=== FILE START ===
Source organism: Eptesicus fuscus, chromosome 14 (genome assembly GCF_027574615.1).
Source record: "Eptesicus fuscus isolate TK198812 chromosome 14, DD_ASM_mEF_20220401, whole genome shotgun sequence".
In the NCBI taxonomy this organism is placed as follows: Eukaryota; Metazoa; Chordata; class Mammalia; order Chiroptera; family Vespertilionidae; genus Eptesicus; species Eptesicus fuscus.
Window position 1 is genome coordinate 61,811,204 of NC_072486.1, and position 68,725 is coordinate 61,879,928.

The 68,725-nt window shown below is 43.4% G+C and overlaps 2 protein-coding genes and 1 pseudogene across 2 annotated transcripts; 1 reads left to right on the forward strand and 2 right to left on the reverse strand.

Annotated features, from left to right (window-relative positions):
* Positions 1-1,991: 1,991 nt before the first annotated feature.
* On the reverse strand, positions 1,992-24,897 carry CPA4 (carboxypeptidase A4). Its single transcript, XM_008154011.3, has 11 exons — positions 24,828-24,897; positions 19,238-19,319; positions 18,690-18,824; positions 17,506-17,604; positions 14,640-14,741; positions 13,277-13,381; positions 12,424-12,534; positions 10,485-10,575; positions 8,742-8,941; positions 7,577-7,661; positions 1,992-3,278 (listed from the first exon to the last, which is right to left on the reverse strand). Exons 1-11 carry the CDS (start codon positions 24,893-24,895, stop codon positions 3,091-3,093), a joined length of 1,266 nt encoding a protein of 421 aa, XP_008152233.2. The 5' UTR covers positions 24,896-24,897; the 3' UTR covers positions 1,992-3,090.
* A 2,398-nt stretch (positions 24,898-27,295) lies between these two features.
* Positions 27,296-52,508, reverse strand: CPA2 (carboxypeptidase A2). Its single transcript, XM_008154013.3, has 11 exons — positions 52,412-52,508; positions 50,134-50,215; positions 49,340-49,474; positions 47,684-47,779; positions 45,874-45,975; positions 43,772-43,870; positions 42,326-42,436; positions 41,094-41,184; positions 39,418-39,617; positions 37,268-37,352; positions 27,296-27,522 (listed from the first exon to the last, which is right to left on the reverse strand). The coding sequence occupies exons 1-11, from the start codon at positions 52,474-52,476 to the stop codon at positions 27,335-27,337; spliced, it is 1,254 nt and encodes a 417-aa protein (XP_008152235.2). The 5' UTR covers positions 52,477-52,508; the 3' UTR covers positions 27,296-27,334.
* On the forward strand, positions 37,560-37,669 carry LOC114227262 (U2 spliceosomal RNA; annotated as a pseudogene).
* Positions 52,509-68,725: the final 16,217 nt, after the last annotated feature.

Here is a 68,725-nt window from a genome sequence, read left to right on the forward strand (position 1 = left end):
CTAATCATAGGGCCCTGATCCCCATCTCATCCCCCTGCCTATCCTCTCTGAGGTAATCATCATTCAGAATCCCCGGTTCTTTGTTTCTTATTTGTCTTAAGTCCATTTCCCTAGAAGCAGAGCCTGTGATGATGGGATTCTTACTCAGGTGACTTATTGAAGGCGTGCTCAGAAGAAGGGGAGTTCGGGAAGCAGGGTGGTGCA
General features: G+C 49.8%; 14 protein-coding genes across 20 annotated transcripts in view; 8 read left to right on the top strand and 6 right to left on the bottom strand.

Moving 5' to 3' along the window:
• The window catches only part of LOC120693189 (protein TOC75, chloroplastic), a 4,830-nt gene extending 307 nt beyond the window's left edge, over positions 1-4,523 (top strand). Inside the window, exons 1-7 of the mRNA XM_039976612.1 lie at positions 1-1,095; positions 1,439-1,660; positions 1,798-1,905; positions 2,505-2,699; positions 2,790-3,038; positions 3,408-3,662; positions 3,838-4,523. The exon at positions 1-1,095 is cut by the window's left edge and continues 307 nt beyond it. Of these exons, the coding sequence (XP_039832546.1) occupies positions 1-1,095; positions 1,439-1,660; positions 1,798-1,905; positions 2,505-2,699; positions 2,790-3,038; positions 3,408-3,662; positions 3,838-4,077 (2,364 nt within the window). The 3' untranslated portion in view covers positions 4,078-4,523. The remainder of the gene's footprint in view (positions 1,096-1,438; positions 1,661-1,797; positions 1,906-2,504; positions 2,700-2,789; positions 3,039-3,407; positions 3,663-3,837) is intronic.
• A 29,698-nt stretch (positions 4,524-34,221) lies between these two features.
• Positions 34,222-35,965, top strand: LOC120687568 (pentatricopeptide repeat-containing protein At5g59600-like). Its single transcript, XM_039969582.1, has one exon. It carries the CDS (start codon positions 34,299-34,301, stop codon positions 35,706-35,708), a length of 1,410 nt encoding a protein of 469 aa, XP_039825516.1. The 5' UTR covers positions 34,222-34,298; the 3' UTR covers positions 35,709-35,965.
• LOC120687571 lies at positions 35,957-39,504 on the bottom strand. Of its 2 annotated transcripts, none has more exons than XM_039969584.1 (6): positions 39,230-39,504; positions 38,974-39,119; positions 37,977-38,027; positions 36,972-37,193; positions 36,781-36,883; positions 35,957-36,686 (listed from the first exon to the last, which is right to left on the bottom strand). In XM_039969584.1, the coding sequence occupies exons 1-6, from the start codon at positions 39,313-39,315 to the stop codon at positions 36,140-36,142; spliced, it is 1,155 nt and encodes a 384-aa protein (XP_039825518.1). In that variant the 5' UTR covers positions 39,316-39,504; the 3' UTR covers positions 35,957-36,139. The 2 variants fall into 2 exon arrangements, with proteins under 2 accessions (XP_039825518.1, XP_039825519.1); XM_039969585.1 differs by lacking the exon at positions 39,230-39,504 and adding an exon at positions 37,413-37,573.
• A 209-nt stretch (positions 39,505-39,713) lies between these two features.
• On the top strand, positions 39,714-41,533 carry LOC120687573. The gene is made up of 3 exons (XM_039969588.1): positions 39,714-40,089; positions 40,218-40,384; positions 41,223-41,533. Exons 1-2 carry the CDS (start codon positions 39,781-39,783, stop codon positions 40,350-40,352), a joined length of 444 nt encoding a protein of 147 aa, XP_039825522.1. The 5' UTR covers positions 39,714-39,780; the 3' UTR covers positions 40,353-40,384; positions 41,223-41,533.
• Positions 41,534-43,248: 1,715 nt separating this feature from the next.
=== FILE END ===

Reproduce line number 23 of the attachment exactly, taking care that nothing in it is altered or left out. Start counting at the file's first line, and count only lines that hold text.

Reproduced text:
• Positions 41,534-43,248: 1,715 nt separating this feature from the next.